On January 22, the 2024 Youth Media Awards were announced, anointing the top titles of the previous year. Prize-winning publishers and author-illustrators weren’t resting on their laurels that day. Behind the scenes, creative teams were managing a dreamed-of design challenge: where to put the award stickers.

Two inches in diameter in all its golden glory, the Caldecott Medal seal signifies “the artist of the most distinguished American picture book for children,” according to the ALA. Yet the fancy embossed, metallic label—a sticker applied by hand, not inked on—takes up real estate on a picture book cover and often obscures part of the artist’s work. We asked creative teams to share how they negotiate the precise location of the seal.

“I mean, who’s complaining?” asked Rotem Moscovich, editorial director of Knopf Books for Young Readers, who edited author-illustrator Doug Salati’s 2023 Caldecott Medal-winning Hot Dog. The seal affects the original composition, Moscovich said, “but we’re so happy to have this beacon” shining on the jacket, attracting library patrons and bookstore browsers.

She noted that publishers purchase stickers from the ALA, then affix them one by one. “A person does that,” Moscovich said, explaining that “the labor cost is practically the same as the actual sticker cost.” Every book jacket is adorned with glory by someone at a printer or distributor. Moscovich’s colleague, art director Rachael Cole, added that “the jackets are put on by hand as well. People just don’t think about” the individual handler behind every copy.

Moscovich and Cole’s observations are echoed by Aram Kim, art director at Macmillan Children’s Book Group, who worked on 2021 Caldecott winner We Are Water Protectors, illustrated by Michaela Goade and written by Carole Lindstrom. “Having the physical stickers on the cover is always eye-catching and helps find more readers,” Kim said. “Many people will be surprised to hear that the publishers purchase the stickers from ALA for the books that won awards. But it’s worth the cost,” because it’s such an unmissable badge.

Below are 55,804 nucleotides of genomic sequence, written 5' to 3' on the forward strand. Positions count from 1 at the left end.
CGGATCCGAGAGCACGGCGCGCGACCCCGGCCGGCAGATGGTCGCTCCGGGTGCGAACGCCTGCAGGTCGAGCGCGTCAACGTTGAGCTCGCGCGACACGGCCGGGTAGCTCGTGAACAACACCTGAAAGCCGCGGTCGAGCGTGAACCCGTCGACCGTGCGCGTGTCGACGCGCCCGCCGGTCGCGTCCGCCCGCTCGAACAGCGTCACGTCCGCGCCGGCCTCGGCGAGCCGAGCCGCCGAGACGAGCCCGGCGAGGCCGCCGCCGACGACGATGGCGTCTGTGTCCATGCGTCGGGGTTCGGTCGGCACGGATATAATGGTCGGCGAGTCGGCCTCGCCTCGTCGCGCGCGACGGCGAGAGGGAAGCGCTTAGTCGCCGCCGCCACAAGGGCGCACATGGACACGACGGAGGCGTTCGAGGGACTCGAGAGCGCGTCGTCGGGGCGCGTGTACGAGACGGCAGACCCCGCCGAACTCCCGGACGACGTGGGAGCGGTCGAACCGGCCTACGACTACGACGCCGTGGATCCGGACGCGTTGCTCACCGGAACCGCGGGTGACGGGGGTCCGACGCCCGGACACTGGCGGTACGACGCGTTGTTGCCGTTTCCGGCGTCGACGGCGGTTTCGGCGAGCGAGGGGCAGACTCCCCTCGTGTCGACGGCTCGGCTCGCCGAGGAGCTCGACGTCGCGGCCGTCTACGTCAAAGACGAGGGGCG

A Good Problem to Have

In 2020, illustrator Kadir Nelson won the Caldecott Medal and Coretta Scott King Illustrator Award for The Undefeated, written by Kwame Alexander and published by Versify, an imprint of Houghton Mifflin Harcourt. The Undefeated also received a Newbery Honor, necessitating placement of not one, not two, but three stickers.

“When I composed the cover, I didn’t have any thoughts about the book winning any awards,” Nelson said. After the announcement, then-HMH art director Whitney Leader-Picone sent Nelson an image with suggested medal placements. “She was very pleased that the Newbery Honor medal fit perfectly over one of the circular graphic elements in the existing artwork, which was inspired by the artwork of Harlem Renaissance artist Aaron Douglas,” Nelson said. “The Caldecott and [King] medals also fell beautifully into place in a way that didn’t crowd the artwork.”

Margaret Raymo, now executive editor at Little, Brown Books for Young Readers, worked with Nelson and Alexander on The Undefeated when she was senior executive editor at HMH. “Those books that win more than one award are a bit more of a challenge, especially when you have gorgeous art by Kadir Nelson,” Raymo said. She then pointed to the airy negative space on the cover of a newly consecrated Little, Brown title by Vashti Harrison, saying: “Luckily, Big has lots of room” to accommodate its Caldecott Medal, King award, and National Book Award finalist seals.”